‘Patronage’ appointment to Bench draws mixed reviews

By Cristin Schmitz


April 25 2008

Brad Green


Lawyers variously said they were “very pleased” and “disheartened” about the Conservative government’s recent appointment to the Bench of a lifelong Conservative politician who has little experience in legal practice.

On April 14 federal Justice Minister Rob Nicholson appointed former New Brunswick Justice Minister Bradley Green to replace Justice Kathleen Quigg in the backlogged family division in St. John where cases can drag on for years, and it takes a year to get to trial.

Practitioners describe the court as “in total crisis” and in desperate need of a firm and experienced judicial hand.

Yet Justice Green has spent virtually his whole career in politics. He was justice minister from 1999 to 2006 in Bernard Lord’s Conservative government, and Minister of Health, and in charge of aboriginal affairs, when he lost his seat in 2006. He then worked as an advisor in the legislature to the official opposition.

Justice Green entered politics shortly after his 1991 call to the Bar when he became executive assistant to the Conservative Opposition leader of the day.

“Mr. Justice Green has developed an expertise in public policy, constitutional and aboriginal law,” the federal government’s announcement states.

The Canadian Bar Association declined comment on the appointment, which violates the group’s position that Cabinet ministers should undergo a two-year “cooling off” period before appointment to the Bench in order to promote public confidence that the judiciary is independent and apolitical.

However, several local lawyers agreed to comment if their anonymity was preserved. “It’s patronage,” said one. “It is totally, totally political. Period,” agreed another.

Yet there were starkly divergent views expressed about whether Justice Green is a good fit for his new role.

“We were virtually praying that it would have been a person from the family Bar,” said one family law lawyer, a Liberal, who said political patronage has been endemic to federal judicial appointments in New Brunswick, regardless of whether the party in power has been Liberal or Conservative. “The number one criterion is party affiliation – work for the party – and anybody who says otherwise is a total hypocrite,” he insisted.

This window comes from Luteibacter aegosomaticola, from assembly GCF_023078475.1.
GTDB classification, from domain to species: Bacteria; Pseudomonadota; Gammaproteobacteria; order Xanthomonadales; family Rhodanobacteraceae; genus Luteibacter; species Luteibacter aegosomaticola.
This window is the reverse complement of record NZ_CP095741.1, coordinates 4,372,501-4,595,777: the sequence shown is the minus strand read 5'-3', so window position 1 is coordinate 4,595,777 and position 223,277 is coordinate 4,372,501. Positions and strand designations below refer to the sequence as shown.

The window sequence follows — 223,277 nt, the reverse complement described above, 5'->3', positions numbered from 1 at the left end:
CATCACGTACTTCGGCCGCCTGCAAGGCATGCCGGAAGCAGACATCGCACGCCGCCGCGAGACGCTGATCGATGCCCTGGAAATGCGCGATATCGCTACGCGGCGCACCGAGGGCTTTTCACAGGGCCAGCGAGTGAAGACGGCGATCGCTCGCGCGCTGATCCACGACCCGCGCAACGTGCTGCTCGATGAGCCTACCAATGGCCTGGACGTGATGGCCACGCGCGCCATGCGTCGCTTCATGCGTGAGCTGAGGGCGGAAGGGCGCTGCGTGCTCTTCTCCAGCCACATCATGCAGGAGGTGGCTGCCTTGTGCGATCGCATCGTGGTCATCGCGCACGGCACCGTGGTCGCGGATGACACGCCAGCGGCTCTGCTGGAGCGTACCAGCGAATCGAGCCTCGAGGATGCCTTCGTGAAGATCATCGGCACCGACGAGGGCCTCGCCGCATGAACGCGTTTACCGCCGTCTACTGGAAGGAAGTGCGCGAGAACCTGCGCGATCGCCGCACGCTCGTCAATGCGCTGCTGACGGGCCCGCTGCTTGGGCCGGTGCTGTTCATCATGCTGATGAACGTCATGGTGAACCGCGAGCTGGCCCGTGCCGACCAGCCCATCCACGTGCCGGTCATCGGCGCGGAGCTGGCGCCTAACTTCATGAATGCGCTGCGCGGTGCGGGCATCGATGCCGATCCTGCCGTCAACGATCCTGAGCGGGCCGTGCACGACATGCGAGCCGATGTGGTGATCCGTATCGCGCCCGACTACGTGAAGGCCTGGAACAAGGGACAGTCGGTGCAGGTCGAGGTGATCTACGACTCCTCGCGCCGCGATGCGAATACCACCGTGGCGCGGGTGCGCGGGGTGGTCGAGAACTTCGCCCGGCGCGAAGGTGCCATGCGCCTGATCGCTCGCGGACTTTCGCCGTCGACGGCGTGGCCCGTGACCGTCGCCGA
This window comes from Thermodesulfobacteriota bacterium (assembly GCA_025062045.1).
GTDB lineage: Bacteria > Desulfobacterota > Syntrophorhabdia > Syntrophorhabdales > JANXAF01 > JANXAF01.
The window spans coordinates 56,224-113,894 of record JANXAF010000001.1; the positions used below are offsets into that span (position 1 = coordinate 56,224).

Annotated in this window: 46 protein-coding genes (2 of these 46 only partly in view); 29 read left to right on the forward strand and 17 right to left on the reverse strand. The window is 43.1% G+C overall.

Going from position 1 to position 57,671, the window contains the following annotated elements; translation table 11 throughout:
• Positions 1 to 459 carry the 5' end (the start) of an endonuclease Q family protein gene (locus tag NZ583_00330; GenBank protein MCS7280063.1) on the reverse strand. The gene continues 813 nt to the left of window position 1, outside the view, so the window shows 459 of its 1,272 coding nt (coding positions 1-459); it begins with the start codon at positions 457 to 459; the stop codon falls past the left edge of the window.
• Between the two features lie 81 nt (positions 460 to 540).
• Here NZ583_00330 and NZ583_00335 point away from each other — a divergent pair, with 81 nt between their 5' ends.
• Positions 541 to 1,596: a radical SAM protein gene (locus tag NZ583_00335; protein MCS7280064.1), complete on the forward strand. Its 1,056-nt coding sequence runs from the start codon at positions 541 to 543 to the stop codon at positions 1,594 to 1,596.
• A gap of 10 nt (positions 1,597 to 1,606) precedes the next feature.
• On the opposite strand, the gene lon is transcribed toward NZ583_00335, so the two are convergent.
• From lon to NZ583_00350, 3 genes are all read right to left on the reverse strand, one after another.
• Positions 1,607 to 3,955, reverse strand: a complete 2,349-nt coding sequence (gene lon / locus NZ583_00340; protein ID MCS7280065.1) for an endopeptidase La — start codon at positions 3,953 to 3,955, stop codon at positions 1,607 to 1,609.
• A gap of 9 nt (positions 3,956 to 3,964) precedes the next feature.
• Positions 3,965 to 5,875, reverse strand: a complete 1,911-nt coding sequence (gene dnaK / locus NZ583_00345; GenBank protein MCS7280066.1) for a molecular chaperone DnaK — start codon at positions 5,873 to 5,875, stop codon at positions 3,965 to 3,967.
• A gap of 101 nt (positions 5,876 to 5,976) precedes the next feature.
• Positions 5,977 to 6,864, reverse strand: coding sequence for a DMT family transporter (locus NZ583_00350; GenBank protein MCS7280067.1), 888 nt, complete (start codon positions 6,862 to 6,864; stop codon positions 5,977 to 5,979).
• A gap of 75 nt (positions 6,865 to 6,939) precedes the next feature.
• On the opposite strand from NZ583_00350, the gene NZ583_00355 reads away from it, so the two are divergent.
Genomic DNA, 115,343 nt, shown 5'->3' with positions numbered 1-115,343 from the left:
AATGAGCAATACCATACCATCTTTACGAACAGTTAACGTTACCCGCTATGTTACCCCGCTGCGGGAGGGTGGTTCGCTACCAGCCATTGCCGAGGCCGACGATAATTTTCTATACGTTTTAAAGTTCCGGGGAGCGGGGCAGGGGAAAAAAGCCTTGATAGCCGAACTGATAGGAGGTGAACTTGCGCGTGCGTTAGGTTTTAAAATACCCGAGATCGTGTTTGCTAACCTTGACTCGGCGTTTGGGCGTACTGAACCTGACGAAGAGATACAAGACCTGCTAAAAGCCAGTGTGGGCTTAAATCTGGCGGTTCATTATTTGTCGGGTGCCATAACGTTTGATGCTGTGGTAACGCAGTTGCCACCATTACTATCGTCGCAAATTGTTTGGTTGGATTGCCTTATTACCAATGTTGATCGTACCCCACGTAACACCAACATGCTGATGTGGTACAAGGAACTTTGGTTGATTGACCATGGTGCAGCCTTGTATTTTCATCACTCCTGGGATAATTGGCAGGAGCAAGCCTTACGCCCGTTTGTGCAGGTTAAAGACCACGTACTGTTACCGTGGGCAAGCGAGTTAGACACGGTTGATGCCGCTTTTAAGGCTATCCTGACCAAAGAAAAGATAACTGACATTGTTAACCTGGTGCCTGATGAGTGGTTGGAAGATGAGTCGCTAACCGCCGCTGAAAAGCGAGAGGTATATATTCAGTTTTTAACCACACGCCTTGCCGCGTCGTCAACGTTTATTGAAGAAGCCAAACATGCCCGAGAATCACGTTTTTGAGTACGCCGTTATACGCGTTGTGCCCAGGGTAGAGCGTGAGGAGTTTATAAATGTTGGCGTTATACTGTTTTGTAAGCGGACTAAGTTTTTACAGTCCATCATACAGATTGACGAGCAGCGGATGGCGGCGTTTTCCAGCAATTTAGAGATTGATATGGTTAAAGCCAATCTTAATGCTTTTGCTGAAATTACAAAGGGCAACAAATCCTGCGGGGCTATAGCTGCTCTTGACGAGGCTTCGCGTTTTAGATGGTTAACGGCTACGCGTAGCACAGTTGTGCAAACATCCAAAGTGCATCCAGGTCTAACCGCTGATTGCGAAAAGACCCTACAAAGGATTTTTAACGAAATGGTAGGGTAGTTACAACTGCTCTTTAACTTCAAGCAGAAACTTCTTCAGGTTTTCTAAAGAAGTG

He called the phenomenon “disheartening” for practitioners. “There is a steep learning curve [for the Bench],” he explained. “The whole point is that you have to be able to hit the ground running. You have to know the legislation backward and forward, and the cases backward and forward, and you have to have the ability to mediate from the Bench.”

But a non-partisan family law lawyer in St. John, who says she “hates politics,” is “very pleased” with Justice Green’s appointment. “I think he will be very good,” she opined. “What I want, primarily, is someone with some common sense, somebody to move things along. He was very fair when he was a minister and not overly polarized.”

The lawyer emphasized, however, that “I would love to have a totally independent judicial selection process. I think [the judiciary] is far too important a job to be used as a means of handing out political payback. But at this point in time, the guy who makes the final decision is going to, I assume, choose from within the party faithful.”

She also pointed out that some former provincial Cabinet ministers, such as N.B. Queen’s Bench Justice Paul Creaghan, are widely seen to be excellent judges. “A lot of them make fairly good judges because they have people skills,” she commented. “Justice Green seems to be a very fair-minded, low-key person. He will have a huge learning curve. There is a lot involved in child protection cases and they are hard decisions. He handled responsibility and pressure well. I am hopeful. We’ll get him trained.”